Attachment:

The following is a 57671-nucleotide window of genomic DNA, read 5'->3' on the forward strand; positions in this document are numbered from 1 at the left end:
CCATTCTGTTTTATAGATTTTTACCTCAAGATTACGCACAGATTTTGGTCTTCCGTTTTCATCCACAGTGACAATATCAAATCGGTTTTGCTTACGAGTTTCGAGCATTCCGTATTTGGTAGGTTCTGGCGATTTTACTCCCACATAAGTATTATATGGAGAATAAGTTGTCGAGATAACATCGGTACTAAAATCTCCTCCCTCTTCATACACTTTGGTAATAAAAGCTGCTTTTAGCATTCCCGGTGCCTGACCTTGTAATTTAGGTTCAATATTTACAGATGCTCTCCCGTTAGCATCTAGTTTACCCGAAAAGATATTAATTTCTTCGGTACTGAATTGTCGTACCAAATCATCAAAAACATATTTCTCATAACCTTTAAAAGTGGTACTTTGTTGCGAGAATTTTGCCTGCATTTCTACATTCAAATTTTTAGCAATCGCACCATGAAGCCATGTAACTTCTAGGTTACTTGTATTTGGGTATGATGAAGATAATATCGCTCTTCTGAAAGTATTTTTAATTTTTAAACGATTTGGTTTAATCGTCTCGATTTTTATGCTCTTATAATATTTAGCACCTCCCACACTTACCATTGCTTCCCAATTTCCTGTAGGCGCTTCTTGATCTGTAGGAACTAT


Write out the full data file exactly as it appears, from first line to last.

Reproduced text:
The following is a 57671-nucleotide window of genomic DNA, read 5'->3' on the forward strand; positions in this document are numbered from 1 at the left end:
CCATTCTGTTTTATAGATTTTTACCTCAAGATTACGCACAGATTTTGGTCTTCCGTTTTCATCCACAGTGACAATATCAAATCGGTTTTGCTTACGAGTTTCGAGCATTCCGTATTTGGTAGGTTCTGGCGATTTTACTCCCACATAAGTATTATATGGAGAATAAGTTGTCGAGATAACATCGGTACTAAAATCTCCTCCCTCTTCATACACTTTGGTAATAAAAGCTGCTTTTAGCATTCCCGGTGCCTGACCTTGTAATTTAGGTTCAATATTTACAGATGCTCTCCCGTTAGCATCTAGTTTACCCGAAAAGATATTAATTTCTTCGGTACTGAATTGTCGTACCAAATCATCAAAAACATATTTCTCATAACCTTTAAAAGTGGTACTTTGTTGCGAGAATTTTGCCTGCATTTCTACATTCAAATTTTTAGCAATCGCACCATGAAGCCATGTAACTTCTAGGTTACTTGTATTTGGGTATGATGAAGATAATATCGCTCTTCTGAAAGTATTTTTAATTTTTAAACGATTTGGTTTAATCGTCTCGATTTTTATGCTCTTATAATATTTAGCACCTCCCACACTTACCATTGCTTCCCAATTTCCTGTAGGCGCTTCTTGATCTGTAGGAACTAT